District recommends closing three schools, laying off 29 FTE

Delaine Fragnoli
Managing Editor

Plumas Unified School District outlined sweeping recommendations for school closures and faculty layoffs for the 2012-13 academic year at the school board meeting Wednesday, Jan. 11.

The district proposes closing Quincy Elementary School, Taylorsville Elementary School and Greenville High School, and reducing a number of bus routes. (See side-bar below)  The closures would result in layoffs for 29 full-time equivalent faculty positions.

According to the administration’s facilities budget study, the closures and cuts could save the district as much as $2.5 million a year, $1.9 million of which would come from the faculty layoffs. The figure does not include classified layoffs. The deep reductions would still leave the district in the red: the district is currently deficit spending at a rate of $4 million a year. At this rate, it will go through its $12 million reserve in three years.

—Consolidate the two Indian Valley elementary schools, Taylorsville and Greenville, into Greenville Elementary.
—Make Greenville Elementary a K – eight campus, with a self-contained seventh- and eighth-grade classroom.
—Close Greenville High School effective 2012-13 and bus nine – 12 students to Chester High School; or
—Create a dependent charter school in Indian Valley. This option depends on community action; parents of nine – 12 students would have to commit their children to this model for the 2012-13 school year.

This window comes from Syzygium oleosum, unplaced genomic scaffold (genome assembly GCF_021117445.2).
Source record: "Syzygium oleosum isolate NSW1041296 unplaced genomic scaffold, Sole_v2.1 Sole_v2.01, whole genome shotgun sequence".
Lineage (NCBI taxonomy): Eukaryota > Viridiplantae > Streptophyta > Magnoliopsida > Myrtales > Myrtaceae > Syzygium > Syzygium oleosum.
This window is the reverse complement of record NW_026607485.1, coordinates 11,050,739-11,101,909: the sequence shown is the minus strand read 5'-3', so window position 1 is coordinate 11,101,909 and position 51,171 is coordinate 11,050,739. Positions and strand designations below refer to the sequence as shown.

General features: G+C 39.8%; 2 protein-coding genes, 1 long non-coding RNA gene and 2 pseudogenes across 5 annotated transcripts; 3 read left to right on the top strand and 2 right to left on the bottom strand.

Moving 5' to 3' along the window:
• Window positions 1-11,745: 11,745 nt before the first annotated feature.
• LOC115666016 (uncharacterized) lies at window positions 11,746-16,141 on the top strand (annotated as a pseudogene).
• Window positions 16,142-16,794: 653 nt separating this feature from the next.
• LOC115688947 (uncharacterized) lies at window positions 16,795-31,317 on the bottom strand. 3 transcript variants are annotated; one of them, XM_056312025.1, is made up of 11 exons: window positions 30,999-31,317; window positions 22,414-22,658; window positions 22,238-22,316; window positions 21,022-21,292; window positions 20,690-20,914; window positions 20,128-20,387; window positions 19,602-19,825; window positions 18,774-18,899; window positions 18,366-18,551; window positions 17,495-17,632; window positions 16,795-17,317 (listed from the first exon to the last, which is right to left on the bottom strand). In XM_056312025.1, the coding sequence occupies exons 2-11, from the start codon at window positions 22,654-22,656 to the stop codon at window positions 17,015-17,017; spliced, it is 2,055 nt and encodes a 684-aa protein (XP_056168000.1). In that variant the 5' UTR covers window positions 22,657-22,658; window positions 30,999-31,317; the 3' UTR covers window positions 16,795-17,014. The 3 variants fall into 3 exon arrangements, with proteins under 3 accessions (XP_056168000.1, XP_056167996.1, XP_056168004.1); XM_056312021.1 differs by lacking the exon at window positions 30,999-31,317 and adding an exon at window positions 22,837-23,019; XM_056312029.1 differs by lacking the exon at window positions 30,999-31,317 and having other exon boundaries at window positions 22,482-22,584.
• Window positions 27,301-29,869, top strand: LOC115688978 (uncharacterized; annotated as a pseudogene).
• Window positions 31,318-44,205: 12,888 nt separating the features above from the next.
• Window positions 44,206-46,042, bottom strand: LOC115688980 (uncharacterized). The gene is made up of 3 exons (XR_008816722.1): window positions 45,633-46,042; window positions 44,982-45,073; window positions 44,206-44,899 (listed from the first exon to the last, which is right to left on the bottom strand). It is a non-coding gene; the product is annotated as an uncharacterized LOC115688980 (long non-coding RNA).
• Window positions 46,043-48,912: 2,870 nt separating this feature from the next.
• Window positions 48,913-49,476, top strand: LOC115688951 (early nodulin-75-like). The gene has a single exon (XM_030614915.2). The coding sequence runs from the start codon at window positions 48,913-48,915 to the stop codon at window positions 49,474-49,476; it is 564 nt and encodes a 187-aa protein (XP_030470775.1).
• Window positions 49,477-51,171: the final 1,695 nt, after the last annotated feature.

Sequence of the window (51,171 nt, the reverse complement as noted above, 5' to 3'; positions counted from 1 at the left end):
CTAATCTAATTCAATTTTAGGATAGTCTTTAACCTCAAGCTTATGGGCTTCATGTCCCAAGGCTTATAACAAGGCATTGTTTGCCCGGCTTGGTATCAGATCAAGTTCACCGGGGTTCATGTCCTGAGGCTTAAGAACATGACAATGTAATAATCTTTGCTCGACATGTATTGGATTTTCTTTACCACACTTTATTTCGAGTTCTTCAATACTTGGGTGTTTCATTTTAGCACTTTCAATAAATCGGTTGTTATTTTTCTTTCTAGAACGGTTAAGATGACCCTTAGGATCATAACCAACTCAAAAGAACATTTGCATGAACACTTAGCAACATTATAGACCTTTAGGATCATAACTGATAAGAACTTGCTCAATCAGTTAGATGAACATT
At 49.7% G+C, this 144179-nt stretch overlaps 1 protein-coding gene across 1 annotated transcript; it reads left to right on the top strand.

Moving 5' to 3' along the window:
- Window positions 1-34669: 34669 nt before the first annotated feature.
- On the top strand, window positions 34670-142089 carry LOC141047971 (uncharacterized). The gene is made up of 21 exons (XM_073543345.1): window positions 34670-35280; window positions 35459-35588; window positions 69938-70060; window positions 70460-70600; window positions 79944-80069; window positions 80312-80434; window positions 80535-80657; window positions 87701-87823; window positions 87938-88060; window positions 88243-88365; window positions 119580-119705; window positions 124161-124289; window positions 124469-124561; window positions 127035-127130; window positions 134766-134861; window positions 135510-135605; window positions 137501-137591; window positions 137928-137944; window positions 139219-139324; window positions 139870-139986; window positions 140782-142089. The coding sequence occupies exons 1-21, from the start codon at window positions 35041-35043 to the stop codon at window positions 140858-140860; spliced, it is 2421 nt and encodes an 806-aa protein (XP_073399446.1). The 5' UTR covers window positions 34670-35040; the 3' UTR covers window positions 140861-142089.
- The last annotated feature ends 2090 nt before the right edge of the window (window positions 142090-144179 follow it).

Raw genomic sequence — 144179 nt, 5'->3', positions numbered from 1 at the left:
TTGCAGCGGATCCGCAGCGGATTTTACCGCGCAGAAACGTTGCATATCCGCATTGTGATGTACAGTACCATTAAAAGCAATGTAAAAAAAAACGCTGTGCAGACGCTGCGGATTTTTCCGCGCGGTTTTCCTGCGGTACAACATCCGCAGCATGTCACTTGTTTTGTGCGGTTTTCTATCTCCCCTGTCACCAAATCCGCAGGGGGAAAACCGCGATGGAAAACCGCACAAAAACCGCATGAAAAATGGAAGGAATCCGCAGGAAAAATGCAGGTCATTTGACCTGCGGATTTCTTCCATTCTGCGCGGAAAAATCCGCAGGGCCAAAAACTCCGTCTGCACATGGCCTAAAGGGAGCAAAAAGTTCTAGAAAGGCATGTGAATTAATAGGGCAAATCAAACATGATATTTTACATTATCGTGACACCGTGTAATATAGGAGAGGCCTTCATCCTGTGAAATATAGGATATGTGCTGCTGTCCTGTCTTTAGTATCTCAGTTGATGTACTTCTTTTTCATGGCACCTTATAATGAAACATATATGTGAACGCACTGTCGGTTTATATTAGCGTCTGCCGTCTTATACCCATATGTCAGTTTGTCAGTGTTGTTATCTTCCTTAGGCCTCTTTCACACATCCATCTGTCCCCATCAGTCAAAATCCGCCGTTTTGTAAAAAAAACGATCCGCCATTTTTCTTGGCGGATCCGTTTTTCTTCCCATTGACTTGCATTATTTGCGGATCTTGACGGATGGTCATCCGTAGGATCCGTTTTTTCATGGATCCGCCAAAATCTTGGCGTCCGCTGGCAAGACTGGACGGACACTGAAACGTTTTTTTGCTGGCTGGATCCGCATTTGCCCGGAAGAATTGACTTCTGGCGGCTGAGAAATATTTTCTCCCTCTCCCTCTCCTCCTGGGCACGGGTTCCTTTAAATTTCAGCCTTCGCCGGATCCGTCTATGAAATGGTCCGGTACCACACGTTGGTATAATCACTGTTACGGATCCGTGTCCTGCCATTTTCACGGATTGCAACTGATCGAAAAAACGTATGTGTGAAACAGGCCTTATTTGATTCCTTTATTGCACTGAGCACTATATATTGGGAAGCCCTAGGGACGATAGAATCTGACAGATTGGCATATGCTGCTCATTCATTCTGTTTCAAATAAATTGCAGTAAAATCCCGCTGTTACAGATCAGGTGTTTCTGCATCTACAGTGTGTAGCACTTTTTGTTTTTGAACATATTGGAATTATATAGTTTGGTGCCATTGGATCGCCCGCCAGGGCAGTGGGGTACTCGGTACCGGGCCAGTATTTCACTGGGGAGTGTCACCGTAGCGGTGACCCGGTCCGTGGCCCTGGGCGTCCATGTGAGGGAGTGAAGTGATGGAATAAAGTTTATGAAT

—Reduce the Wolf Creek residential section of the Greenville-North Valley Road bus route.
—Reduce the Williams Valley residential section of the Greenville-North Valley Road bus route.
—Reduce the Pecks Valley residential area of the Greenville-North Valley Road bus route.
—Consolidate the two area elementary schools into Pioneer Elementary.
—Move the regional special education program, currently housed at Feather River College, to Pioneer Elementary.
This would require moving a portable building from either FRC or Almanor Alternative High School at an estimated cost of $100,000.
—Remove Canyon bus route.
—Remove residential part of Meadow Valley route.
Almanor Alternative High School has already moved onto the Chester High School campus, freeing up portables for use in Quincy.
—District should develop a long-term plan to consolidate Chester schools into a K – 12 complex.
—The PUSD board should open communication with Westwood schools to explore the possibility of one joint northern area high school.
Feather River Middle School and Jim Beckwourth Alternative High School have already moved to the Portola High School campus.
—Board should open communication with the Sierra-Plumas School District to discuss combining services to provide a more cost-effective model for students in Portola, Beckwourth and Loyalton.
—Add the A15 bus route to the Graeagle route.
—Remove the A23 bus route. Parents could bring their students to the park and ride.

For its part, the county office of education is looking at laying off 25 percent, or about five FTE, of its certificated workforce, mostly in career and technical education, for an estimated savings of $462,000.

Bruce Williams, the district’s human resources director, said faculty positions were figured according to the following staffing levels: 24:1 for grades K – one, 30:1 with a cap of 32:1 for grades two – six and 35:1 for grades nine – 12, with higher levels allowed for physical education and music. At these levels, the district can still offer all college prerequisites, Williams said.

Superintendent Glenn Harris conceded that the “pain” of the closures was “disproportionate,” and said that instead of asking, “‘How do we save our local schools?’ we should be asking, with the resources we have, ‘How do we maximize educational opportunities for our kids?’ When we ask that, a whole world opens up. We can’t get out of a box if we ask how to save our schools.”